As Rani (Kangana Ranaut) in Vikas Bahl’s Queen, went on the path of selfdiscovery in an unknown corner of Paris, guzzled a few bottles of beer, the audience regaled. As she achieved her sense of liberation, Rani was applauded with claps and whistles by a whole lot of multiplex audience. Most audience self-admittedly dragged themselves to the theatres after hearing the appreciative comments about the film. The small-budget film, with Kangana, as Rajouri Garden girl in an unglamorous kurti and jeans, minus any big star and any glitzy item number, emerged as a surprise winner at the box office. Made on a small budget of Rs.12.5 crores, the film earned Rs.80.70 crores and is still going strong.
The success of the film was also the victory of audience who celebrated good content in cinema. Small films with honest- to-goodness content are making a mark. Unlike big films, which spends big bucks on massive marketing and publicity, the small-budget films survive solely on word-of-mouth publicity. “This can be clearly called the triumph of content as the audience refused to fall for publicity gimmicks. The smallbudget films rely solely on refreshingly real content which ultimately help them
Gadar Ek Prem Katha, which did better in the second week. Due to moderate publicity of the film, the opening week of Queen did not get any dramatic response, but, the business picked up in the second week as it was widely applauded. Rajat Kapoor’s Ankhon Dekhi starring comedian Sanjay Mishra is another case in point. The smallbudget film was released in a few screens, but the number of screens was increased in the second week, owing to the audience response. “A section of filmgoers take their time and throng at the theatres only after measuring the response,” adds Adarsh. Anand Gandhi’s Ship of Theseus received similar response as the audience slowly woke up to it.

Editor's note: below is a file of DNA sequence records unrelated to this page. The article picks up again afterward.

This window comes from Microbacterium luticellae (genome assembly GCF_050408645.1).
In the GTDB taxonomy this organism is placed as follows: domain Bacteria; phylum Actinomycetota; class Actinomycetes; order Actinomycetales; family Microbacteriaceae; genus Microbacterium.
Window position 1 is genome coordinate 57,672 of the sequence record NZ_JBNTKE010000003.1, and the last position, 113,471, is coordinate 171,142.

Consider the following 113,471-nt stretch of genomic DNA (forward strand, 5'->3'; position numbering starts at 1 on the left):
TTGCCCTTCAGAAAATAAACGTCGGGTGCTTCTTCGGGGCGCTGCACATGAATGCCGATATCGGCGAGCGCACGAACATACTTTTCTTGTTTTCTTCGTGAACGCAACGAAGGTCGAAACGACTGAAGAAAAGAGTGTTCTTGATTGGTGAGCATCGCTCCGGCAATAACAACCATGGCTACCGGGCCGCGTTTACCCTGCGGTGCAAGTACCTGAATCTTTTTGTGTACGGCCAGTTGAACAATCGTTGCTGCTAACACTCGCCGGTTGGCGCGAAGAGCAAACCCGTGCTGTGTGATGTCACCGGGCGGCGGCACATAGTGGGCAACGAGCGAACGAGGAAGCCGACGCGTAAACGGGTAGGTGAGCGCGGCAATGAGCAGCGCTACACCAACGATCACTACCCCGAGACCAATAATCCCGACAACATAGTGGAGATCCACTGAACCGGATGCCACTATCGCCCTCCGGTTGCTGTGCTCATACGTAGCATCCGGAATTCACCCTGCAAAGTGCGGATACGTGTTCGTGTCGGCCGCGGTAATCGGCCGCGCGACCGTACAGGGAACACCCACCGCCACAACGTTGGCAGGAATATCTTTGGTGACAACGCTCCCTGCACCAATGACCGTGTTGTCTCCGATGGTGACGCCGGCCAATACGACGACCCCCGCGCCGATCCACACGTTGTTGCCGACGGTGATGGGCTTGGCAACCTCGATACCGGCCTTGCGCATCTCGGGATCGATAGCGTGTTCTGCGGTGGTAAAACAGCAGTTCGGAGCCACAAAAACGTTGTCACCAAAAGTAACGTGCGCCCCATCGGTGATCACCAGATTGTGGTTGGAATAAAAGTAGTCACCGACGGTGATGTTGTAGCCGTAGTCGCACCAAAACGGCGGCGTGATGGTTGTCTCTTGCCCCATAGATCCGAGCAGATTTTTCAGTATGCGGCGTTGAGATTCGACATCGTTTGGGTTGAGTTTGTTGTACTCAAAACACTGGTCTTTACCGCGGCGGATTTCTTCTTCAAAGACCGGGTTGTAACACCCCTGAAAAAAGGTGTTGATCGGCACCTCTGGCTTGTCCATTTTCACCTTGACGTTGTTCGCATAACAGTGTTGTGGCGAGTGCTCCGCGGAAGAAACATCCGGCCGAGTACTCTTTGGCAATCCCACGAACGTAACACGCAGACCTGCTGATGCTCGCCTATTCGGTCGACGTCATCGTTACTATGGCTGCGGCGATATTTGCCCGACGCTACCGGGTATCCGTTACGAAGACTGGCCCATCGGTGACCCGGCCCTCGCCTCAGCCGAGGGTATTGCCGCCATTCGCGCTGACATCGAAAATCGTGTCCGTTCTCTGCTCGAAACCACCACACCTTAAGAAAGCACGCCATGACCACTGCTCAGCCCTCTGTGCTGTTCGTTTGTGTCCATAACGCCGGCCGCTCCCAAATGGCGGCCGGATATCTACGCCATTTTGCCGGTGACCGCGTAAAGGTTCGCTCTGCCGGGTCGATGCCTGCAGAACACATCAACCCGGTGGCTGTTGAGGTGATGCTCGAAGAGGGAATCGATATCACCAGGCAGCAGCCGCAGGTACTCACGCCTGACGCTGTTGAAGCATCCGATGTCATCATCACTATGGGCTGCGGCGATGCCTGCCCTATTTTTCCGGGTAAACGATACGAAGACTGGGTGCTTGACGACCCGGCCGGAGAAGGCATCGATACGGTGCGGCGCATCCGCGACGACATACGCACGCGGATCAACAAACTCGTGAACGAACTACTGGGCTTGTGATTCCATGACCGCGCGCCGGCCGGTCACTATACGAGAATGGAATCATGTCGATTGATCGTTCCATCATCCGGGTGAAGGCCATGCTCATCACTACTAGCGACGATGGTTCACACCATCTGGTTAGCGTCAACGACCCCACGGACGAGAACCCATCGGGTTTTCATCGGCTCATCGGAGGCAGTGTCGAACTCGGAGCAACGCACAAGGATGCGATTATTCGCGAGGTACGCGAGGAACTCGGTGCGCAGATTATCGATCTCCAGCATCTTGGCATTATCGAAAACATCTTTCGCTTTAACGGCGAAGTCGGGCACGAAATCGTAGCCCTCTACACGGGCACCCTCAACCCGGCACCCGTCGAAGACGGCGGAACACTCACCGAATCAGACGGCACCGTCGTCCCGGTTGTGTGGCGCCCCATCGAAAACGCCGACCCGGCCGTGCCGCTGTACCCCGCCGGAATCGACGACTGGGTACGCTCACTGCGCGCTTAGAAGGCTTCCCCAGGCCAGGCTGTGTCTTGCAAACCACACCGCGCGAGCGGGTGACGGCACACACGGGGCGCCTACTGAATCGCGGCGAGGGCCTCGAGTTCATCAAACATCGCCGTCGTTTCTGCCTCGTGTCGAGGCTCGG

Ritesh Batra’s The Lunchbox, gathered awards and accolades at various film festivals. It was released at a modest level in India but audience response led to its expansion in the theatres. In the past, several memorable films received a slow appreciation. GP Sippy’s Sholay was initially declared a flop but gained momentum in the second week. Rajshree productions Vivah, failed to create an impact initially but it went to become a super hit in subsequent weeks. Kamal Amrohi’s cult Pakeezah, which had Meena Kumari’s final performance, was declared a dud but gained momentum soon after the death of the actress.
Rajat Kapoor’s film about an old man (Sanjay Mishra) and his funny experiences was a small film which was widely applauded by critics and audience’s alike. The film was released in a few screens, but, looking at the audience response it was allotted a few more shows by prominent multiplexes. Despite minimal promotions, the footfall in the theatres increased gradually as people loved the honest content.
Vikas Bahl’s directorial film about a simple girl from Rajouri Garden in search of herself after being mercilessly dumped by her fiance just a day before their wedding, emerged as a surprise winner. Due to moderate publicity, it failed to get a dramatic opening. Its box office collection spiked to Rs.21.20 crores in the second week, all because of appreciations pouring in from all corners. Amitabh Bachchan sent flowers to applaud Kangana, Aamir Khan profusely appreciated the film in his tweets while Shah Rukh Khan, who plays a Delhi boy is his next film, liked Queen so much that he plans to take tips from Kangana. In its fourth week, the film is still going strong as it is running housefull in smaller cities.